Commissioner Jay Gross echoed Lawrence’s response, while also thanking Nakagiri for his research. Gross said he was also distressed with misinformation going around, wanting to re-iterate that this had nothing to do with non-governmental buildings.
Chairwoman Carol Griffith noted that this was an emotionally charged resolution. She said the county has worked tirelessly in preparing a preparedness and response plan, and making sure we’re safe. Griffith said she thinks it’s premature right now to put others at risk. She said that while the county’s death count is low and people should be proud, if you have a family member or friend who is going through it, as she is now, “one death is too many. I would like to see we do everything possible to protect those around us.”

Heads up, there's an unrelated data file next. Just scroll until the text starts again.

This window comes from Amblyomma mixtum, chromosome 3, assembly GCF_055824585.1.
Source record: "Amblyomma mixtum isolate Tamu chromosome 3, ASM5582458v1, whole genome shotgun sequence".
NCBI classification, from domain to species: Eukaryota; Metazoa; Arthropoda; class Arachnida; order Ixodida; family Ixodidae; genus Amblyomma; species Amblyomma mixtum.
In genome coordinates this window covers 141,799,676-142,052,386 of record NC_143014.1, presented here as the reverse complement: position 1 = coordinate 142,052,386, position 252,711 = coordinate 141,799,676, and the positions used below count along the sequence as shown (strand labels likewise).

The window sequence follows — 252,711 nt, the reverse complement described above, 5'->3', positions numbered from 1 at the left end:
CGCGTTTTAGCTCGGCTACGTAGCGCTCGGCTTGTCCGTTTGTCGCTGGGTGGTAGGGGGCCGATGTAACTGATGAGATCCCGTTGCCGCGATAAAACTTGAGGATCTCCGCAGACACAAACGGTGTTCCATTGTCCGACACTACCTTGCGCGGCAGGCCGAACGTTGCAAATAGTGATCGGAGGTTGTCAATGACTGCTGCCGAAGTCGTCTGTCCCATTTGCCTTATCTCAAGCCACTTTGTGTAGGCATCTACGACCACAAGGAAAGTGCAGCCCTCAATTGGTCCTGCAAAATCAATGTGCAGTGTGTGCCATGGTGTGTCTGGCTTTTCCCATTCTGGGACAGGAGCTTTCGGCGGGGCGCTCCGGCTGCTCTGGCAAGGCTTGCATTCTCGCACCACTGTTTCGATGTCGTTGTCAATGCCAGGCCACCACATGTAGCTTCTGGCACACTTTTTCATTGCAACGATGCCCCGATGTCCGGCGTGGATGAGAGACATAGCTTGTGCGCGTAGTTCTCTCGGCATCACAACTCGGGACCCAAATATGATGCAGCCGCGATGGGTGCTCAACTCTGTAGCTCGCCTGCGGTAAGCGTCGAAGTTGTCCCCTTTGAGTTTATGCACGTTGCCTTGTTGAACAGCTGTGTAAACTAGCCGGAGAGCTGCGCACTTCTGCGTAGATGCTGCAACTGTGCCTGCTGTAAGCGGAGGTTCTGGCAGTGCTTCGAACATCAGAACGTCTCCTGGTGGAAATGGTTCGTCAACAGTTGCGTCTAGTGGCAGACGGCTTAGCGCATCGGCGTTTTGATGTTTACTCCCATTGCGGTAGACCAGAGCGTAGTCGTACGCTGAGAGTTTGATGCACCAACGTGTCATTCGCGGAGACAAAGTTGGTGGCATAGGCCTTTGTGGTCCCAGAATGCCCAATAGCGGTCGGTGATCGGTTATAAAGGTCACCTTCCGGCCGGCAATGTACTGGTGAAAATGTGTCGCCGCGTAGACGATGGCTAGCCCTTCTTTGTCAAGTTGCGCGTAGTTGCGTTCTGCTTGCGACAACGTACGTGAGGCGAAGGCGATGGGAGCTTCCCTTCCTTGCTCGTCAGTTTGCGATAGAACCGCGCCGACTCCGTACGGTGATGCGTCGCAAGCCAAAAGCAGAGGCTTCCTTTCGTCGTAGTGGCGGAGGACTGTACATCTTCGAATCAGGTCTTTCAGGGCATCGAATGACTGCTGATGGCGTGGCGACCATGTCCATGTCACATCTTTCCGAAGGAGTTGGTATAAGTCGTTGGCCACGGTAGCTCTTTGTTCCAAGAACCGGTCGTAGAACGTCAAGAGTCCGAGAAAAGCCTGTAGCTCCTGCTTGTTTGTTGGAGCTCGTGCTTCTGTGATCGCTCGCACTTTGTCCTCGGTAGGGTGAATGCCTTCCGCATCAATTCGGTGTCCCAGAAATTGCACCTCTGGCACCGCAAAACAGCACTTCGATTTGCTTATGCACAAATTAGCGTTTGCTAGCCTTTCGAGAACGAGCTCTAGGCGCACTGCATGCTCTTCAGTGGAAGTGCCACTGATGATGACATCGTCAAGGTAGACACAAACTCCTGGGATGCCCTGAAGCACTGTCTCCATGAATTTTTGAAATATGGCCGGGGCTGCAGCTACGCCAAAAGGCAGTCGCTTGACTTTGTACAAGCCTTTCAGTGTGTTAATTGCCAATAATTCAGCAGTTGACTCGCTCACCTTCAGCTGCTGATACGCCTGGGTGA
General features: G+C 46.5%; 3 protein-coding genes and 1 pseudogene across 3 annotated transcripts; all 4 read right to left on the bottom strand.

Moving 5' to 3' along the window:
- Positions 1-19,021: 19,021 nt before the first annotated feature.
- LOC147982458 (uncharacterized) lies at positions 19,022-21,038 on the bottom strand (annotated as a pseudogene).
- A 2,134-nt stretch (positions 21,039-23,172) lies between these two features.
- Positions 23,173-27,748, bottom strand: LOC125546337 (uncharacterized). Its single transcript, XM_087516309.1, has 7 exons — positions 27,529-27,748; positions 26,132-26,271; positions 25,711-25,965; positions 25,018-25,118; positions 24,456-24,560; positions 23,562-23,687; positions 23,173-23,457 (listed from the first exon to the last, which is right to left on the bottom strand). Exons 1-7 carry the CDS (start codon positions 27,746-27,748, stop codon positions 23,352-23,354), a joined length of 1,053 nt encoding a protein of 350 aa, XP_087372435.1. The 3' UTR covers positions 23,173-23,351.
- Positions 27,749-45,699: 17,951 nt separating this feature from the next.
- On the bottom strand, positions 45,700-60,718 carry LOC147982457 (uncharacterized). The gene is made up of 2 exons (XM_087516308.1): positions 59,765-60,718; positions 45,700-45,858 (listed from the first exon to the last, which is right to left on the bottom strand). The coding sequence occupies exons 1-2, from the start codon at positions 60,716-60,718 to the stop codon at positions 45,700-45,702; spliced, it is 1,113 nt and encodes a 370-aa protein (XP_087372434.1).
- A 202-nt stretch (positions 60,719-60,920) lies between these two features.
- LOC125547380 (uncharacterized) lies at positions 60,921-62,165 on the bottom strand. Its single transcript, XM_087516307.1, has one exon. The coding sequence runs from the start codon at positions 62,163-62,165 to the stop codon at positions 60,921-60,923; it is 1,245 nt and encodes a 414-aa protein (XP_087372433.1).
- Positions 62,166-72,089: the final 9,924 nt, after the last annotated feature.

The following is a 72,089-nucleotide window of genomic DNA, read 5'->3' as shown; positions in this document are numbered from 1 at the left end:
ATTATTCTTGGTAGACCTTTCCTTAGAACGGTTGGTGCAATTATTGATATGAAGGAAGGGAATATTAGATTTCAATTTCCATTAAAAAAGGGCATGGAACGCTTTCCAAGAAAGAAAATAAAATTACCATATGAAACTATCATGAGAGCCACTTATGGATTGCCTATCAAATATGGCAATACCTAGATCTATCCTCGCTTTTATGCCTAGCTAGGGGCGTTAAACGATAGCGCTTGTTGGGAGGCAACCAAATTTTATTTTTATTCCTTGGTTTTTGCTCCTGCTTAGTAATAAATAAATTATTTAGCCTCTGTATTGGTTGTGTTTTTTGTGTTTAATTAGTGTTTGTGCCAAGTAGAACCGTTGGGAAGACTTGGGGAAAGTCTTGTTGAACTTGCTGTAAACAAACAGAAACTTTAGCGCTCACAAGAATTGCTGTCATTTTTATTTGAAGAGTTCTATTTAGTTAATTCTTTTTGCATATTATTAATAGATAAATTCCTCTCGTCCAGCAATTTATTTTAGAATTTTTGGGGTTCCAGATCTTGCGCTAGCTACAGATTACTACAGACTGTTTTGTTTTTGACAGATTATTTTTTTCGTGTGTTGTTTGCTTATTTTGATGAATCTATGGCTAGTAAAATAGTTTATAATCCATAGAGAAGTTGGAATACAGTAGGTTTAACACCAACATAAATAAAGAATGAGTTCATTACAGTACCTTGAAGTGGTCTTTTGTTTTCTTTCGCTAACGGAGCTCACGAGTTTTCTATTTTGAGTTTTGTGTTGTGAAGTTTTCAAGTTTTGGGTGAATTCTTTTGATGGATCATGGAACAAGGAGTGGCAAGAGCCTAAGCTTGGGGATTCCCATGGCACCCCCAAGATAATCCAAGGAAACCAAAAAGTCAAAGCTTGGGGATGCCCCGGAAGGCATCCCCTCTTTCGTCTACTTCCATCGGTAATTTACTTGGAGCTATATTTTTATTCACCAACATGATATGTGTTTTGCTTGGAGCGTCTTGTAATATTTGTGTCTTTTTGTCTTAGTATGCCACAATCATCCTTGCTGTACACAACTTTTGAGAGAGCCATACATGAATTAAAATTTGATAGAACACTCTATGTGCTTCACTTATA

Before the vote, Nakagiri took a moment to thank his colleagues on the board, and the public, for having a civil discussion. He said in today’s polarized political climate that this is sometimes rare. One dissenter to the resolution gave the board a middle finger during public comment. Nakagiri said he understands that people can look at the same data and draw different conclusions based on their own personal experiences. He said that he holds “no ill will or animus” towards those who hold a different opinion.
The motion to approve the resolution failed by a split 4-4 vote. Nakagiri, Bezotte, Green, and Helzerman voted in favor of dropping the requirements. Childs, Griffith, Lawrence, and Gross voted against.